Protesting farmers in BJP-ruled Haryana had a tough time marching towards Delhi today as the state police set up barricades and deployed water cannons across the state. After crossing the barricades at Ambala, hundreds of farmers faced water cannons at Kurukshetra. Dramatic visuals from the spot showed massive jets of water being fired at a huge crowd on the highway barricaded by the police.
People, thoroughly drenched in the cold winter evening, ran helter-skelter. Still, the farmers managed to breach the barricade. They are now marching through Kurukshetra on way to Karnal.
A section of farmers are already marching towards Sonipat, where they will stay overnight and leave for Delhi tomorrow morning.
Massive security arrangements have been made at the Delhi-Haryana border at Gurugram. The build-up is the heaviest on the Haryana side. The Delhi police have also gathered at the spot, determined not to let the protesters in.
Earlier, the Delhi Police had rejected all requests from farmers' organisations from six states – Uttar Pradesh, Haryana, Uttarkhand, Rajasthan, Kerala & Punjab -- to hold a protest in the national capital against the farm laws and said they would take legal action against violators. The police had cited the law banning gatherings in view of the coronavirus outbreak.
But the farmers, undaunted, have been planning to reach Delhi on November 26 through five highways as part of their "Delhi Chalo" march call.
BJP-ruled Haryana, too, had refused to allow the protesting farmers to pass. Over the last two days, the Haryana police have been issuing traffic advisories, warning commuters about a series of blockades at Ambala, Bhiwani, Karnal, Bahadurgarh, Jhajjar and Sonipat. Blockades were also put up at the four major National Highways leading towards Delhi - from Ambala, Hisar, Rewari and Palwal - and at entry points from Haryana to Delhi.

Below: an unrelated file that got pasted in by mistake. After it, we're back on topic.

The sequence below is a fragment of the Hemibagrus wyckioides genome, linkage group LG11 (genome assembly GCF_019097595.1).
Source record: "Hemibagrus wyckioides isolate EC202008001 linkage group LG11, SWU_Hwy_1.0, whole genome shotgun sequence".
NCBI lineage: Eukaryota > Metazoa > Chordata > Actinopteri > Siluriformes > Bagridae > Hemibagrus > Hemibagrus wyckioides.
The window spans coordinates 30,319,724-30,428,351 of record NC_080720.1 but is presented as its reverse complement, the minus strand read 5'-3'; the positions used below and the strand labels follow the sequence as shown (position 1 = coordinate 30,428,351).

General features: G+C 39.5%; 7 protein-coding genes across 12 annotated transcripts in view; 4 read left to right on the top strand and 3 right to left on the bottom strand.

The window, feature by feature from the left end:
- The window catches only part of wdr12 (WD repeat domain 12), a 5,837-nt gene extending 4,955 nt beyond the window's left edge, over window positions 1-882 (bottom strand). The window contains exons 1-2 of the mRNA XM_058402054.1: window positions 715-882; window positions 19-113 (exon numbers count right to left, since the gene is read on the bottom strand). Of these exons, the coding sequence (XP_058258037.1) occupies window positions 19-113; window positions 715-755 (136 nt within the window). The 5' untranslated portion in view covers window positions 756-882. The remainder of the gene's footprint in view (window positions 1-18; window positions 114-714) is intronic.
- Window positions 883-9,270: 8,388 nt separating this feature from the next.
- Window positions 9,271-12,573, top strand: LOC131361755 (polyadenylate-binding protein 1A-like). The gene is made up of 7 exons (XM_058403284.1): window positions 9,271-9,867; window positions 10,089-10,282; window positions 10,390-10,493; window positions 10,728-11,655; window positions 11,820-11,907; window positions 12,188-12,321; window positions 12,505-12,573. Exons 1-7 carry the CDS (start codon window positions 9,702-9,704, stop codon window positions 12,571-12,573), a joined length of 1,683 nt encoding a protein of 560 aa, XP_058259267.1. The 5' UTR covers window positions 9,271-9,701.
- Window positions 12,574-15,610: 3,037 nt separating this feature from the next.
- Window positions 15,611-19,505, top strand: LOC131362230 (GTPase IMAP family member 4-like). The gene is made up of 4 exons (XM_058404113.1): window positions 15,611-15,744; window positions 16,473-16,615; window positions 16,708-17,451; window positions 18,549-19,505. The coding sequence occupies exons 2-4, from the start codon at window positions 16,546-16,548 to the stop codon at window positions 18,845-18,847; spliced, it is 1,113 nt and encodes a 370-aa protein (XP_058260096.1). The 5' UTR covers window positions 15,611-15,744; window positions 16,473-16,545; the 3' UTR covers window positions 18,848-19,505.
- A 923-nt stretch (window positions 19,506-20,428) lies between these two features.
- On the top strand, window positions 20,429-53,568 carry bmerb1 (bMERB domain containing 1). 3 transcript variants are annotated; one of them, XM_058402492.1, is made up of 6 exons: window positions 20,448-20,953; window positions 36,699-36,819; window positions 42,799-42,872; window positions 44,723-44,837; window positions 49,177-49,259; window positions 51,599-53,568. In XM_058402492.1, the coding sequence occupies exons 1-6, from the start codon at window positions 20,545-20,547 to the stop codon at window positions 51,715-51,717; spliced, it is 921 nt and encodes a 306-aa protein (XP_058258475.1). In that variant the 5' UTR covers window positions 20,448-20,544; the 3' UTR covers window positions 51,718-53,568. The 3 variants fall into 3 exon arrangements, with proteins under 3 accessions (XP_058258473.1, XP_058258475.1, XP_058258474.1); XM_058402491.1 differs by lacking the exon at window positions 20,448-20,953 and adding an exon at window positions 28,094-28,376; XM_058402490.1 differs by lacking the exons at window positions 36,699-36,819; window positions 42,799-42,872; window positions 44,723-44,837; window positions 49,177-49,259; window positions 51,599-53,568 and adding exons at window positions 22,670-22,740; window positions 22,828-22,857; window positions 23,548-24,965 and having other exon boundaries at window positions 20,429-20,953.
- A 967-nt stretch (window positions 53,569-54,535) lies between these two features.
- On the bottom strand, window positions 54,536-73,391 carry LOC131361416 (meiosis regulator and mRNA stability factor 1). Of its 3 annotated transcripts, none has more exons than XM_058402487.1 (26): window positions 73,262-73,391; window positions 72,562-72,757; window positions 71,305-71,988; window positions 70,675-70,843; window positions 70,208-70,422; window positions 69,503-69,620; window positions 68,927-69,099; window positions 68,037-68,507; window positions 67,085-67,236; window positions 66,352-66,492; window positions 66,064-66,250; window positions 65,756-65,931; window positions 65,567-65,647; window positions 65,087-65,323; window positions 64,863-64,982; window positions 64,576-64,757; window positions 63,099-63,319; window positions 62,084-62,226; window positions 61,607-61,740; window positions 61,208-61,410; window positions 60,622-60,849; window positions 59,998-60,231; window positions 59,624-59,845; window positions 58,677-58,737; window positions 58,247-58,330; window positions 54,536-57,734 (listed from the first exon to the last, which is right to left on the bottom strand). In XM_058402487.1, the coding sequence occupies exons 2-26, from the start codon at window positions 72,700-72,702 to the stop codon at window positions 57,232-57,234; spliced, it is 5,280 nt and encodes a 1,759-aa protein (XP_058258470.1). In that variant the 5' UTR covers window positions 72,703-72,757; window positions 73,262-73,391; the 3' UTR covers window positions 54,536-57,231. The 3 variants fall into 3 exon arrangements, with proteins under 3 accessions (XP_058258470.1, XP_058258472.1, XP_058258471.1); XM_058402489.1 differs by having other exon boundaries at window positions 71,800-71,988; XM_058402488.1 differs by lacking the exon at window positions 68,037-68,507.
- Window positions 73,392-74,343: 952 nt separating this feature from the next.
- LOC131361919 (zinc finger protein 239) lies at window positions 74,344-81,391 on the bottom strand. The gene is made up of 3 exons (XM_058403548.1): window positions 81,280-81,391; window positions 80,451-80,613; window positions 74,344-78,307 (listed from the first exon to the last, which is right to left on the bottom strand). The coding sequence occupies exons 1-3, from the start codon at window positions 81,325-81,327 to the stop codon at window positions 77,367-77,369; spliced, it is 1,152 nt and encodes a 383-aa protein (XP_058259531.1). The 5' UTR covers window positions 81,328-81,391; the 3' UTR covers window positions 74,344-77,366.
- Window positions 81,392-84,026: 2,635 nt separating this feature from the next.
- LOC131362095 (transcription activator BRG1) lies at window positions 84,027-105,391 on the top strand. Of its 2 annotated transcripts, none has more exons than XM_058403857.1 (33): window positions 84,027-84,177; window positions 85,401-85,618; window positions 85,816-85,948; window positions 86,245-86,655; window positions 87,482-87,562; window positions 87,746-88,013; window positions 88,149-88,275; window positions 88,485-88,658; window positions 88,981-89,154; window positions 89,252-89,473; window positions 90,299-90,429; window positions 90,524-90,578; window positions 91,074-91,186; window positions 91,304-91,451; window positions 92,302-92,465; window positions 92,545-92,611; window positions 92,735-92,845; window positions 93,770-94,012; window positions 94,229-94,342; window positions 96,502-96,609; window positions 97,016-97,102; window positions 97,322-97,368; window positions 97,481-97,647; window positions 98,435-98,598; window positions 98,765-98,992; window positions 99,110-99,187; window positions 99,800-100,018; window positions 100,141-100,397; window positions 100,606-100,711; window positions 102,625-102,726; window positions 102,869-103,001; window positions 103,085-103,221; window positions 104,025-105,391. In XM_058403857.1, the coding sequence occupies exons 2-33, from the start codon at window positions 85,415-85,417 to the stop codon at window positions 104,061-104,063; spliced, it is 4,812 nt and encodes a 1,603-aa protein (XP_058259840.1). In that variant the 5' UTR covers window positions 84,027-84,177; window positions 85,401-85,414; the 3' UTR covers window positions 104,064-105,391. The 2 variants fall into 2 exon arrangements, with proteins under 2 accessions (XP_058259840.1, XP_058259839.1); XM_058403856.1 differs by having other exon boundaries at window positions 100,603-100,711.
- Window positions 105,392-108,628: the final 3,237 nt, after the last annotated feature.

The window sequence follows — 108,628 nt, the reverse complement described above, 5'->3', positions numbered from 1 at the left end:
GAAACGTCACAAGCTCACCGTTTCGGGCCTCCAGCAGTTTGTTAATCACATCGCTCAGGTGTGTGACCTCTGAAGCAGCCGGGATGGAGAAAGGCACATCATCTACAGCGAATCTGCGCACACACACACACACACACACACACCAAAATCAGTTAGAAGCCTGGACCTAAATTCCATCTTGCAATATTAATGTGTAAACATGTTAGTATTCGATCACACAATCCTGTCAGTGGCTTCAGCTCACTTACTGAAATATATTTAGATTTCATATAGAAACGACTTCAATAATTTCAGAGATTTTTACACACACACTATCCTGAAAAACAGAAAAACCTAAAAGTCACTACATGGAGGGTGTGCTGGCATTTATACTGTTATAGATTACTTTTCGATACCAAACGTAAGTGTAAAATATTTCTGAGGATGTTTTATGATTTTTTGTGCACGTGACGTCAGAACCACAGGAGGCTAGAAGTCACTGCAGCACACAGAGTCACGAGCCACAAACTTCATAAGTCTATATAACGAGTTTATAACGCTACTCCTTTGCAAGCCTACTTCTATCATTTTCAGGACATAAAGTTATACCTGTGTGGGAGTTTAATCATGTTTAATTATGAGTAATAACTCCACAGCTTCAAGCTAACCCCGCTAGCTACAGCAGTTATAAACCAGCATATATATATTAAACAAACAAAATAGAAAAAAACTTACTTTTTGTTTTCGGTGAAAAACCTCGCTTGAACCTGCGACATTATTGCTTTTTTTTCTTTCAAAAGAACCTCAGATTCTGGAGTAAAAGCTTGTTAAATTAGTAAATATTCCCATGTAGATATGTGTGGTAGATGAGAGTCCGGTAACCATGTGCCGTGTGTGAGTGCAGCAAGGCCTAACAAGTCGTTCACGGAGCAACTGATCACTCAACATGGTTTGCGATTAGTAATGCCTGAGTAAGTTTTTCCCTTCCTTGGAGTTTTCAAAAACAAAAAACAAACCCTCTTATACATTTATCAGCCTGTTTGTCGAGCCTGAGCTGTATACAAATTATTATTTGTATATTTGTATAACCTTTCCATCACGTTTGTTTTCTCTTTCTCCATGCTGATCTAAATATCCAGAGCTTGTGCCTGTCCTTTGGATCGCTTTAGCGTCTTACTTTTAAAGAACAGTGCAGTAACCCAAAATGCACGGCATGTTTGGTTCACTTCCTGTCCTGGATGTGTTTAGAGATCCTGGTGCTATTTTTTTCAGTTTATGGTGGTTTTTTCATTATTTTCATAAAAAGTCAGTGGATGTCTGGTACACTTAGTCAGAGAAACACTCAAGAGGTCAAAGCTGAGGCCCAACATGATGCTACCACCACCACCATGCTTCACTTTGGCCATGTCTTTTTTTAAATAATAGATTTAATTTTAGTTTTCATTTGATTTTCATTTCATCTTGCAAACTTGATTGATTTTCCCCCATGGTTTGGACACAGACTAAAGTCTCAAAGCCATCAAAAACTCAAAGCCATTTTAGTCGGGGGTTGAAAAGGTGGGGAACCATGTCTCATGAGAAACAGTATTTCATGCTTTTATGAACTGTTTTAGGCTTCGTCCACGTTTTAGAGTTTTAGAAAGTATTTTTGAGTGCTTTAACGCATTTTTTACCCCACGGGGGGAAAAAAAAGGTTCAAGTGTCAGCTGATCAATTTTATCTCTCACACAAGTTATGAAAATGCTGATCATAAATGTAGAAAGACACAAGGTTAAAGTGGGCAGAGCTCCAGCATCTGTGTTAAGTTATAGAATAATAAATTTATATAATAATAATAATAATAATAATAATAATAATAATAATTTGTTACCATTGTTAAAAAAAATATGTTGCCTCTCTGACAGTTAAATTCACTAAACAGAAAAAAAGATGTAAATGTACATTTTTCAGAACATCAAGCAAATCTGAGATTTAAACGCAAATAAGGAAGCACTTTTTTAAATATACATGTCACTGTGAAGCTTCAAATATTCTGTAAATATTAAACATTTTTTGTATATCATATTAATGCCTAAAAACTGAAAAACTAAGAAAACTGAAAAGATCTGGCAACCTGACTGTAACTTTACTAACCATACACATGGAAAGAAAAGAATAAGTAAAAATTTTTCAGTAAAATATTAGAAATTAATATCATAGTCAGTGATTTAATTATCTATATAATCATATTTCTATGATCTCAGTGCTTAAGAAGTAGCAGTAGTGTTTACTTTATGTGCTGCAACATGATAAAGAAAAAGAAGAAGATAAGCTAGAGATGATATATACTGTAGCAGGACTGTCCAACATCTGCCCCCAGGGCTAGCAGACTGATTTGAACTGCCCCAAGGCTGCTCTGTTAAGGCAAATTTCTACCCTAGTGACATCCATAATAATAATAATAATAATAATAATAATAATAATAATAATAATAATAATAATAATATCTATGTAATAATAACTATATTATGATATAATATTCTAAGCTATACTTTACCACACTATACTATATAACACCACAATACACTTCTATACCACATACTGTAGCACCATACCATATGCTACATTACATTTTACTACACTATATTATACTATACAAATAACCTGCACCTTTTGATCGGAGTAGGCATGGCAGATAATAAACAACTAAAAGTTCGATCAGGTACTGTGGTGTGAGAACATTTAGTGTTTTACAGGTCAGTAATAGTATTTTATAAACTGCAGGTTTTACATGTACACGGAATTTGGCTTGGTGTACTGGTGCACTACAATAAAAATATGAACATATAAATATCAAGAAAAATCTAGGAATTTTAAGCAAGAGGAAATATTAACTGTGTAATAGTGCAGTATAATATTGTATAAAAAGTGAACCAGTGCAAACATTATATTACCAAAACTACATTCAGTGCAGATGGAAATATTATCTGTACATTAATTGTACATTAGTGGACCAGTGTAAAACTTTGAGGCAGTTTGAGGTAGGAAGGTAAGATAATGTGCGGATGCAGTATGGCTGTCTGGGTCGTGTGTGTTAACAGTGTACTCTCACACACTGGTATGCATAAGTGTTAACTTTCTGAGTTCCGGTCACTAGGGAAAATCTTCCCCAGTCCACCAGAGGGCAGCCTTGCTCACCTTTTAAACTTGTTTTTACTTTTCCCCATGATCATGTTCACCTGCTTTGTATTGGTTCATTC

The march to Delhi was called as Punjab farmers called off their weeks-long rail blockade for 15 days to allow the entry of essential items.
The Centre has called farmers – who want a repeal of the farm laws -- for a second round of negotiations on December 3. But with the first round of meeting falling through last month as both the agriculture minister and his deputy gave it a miss, the farmers have decided to make their point with the big protest march.
In a series of tweets today, Akali Dal chief Sukhbir Singh Badal registered his protest. "By stopping Punjabi farmers from peacefully exercising democratic rights , Center is repeating 1980 when the Akalis were stopped from entering Delhi to protest. Painful history must not be forced to repeat itself," his post read.
In another post, he condemned the actions of Haryana government in "cutting Punjab off from the rest of the country".
"PMO must intervene to ensure that this is stopped immediately and the Annadatas are not harassed and humiliated or stopped from reaching Delhi. Nation owes eternal debt to Kisans and Jawans," a second post read.
For nearly three months, farmers have been up against laws which the Centre has called "historic reforms" in the farm sector. The laws, the government said, would help farmers increase their income and free them from the interference of middlemen.
Under the new laws, the farmers are allowed to sell produce anywhere in the country and deal directly with big corporations – a situation the farmers have found alarming. Most feel they would be left at the mercy of the big corporates and with the phasing out of agricultural wholesale APMC markers, will not get even the minimum support price for their produce.